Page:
Glucose Test in Pregnancy
At about 24-28 weeks gestation, you will receive a glucose tolerance test to see if you have gestational diabetes in pregnancy. Basically, it is a screening glucose challenge test for pregnancy related diabetes. In this test, you do not have to be fasting; you must only drink 50 grams of a sugary soda beverage and have your blood sugar tested an hour later.
Normal values are glucose levels of less than 140 mg/dL. If your testing results are less than this, you don’t have gestational diabetes. If the result is greater than the normal range, you need to have a second test not normally done in pregnancy.
While the first test is non-fasting, there are restrictions on what to eat during the second test, called the three-hour glucose tolerance test. In this test, you are fasting and you take a 100 gram load of glucose. Your blood sugar is tested fasting and at one hour, two hours, and three hours after the drink is given. There are no side effects to this test, but you must follow the doctor’s instructions carefully. You will not be allowed to eat or drink anything during the three hours and most doctors say you must stay in the office the entire time. Some tips to tolerating this length of time are to bring a good book or a series of magazines to read while you are having the test.
Other than being fasting, there is no preparation necessary for the three-hour test. The normal range values are different for the three-hour test. If any of the test results fall above the normal range, you have gestational diabetes and need to see a dietician and follow your glucose levels carefully at home. The biggest risk for gestational diabetes is having a baby that is too big so that it cannot fit through the birth canal. In such cases, a cesarean section may have to be undertaken or the pregnancy might have to be induced earlier than forty weeks gestation.
The One-hour Glucose Tolerance Test in Pregnancy
This is the first test you will have to test for diabetes in pregnancy. You may eat a light meal before taking the test, but you can also do it fasting if you are not hungry. Just follow the directions your doctor gives you as to what to eat and what not to eat before the screening test.
You will drink a slightly fizzy, sugary beverage that usually tastes like cola or like a lemon-lime soda. You should drink it over a five minute period of time or less. Then you must stay in the office for an hour and you cannot have anything to eat or drink after taking the glucose load. In one hour, your blood sugar will be checked. If it is under 140 mg/dL, no further testing is required unless you later show sugar in your urine test strip, which is done at every pregnancy-related visit.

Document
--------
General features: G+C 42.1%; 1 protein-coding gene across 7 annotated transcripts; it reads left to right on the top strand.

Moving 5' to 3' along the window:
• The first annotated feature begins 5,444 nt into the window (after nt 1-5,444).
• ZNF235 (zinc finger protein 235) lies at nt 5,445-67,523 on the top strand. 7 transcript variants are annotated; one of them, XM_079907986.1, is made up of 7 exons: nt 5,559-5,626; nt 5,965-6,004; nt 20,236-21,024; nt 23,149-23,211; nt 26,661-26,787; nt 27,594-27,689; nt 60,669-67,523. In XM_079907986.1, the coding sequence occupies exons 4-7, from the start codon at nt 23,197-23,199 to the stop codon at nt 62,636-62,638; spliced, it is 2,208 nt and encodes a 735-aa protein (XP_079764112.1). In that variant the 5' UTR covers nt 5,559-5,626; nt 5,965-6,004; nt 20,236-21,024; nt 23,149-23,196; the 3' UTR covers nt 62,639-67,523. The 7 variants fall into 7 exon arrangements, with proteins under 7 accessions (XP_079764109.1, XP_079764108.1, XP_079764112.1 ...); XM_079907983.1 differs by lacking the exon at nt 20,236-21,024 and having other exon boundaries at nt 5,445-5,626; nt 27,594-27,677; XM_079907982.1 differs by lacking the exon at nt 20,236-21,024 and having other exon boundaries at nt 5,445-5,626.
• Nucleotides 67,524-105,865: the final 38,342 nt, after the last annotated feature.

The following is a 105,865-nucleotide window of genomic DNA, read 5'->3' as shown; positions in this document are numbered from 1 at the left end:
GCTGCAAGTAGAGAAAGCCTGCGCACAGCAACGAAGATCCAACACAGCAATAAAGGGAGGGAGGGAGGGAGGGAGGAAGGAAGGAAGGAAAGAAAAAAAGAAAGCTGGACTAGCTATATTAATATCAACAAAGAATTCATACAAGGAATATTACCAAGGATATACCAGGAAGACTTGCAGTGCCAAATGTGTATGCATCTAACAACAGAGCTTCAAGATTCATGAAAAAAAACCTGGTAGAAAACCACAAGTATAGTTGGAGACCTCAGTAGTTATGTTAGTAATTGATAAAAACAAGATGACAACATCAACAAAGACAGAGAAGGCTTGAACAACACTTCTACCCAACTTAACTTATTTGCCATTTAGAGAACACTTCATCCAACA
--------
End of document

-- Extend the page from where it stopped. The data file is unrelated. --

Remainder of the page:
If the test result is higher than 140 mg/dL, it does not mean that you definitely have gestational diabetes. It just means you have to go onto the 3-hour test to prove or disprove the diagnosis of gestational diabetes. This is a better test to see if you have gestational diabetes but the one hour screening test is usually done first because it is sensitive in picking up gestational diabetes and because it doesn’t take as long as the three hour test. Only those that fail the one hour test will need to take the three-hour test.
These tests are important in pregnancy because you might need extra care in pregnancy if you are diagnosed with gestational diabetes. If you are actually diagnosed with gestational diabetes, you need to watch the sugar intake during pregnancy and you must check your sugars several times per day. Women with gestational diabetes are often encouraged to gain less weight in pregnancy than they would otherwise be allowed to gain. This keeps the weight of the baby down so it doesn’t get too big. There is a slight risk of miscarriage or still birth in gestational diabetes so extra monitoring of fetal health will have to be done in the third trimester of pregnancy. If all goes well, you will have just a slightly larger baby that will otherwise be healthy. The gestational diabetes usually goes away but in some women, it heralds having diabetes later in life.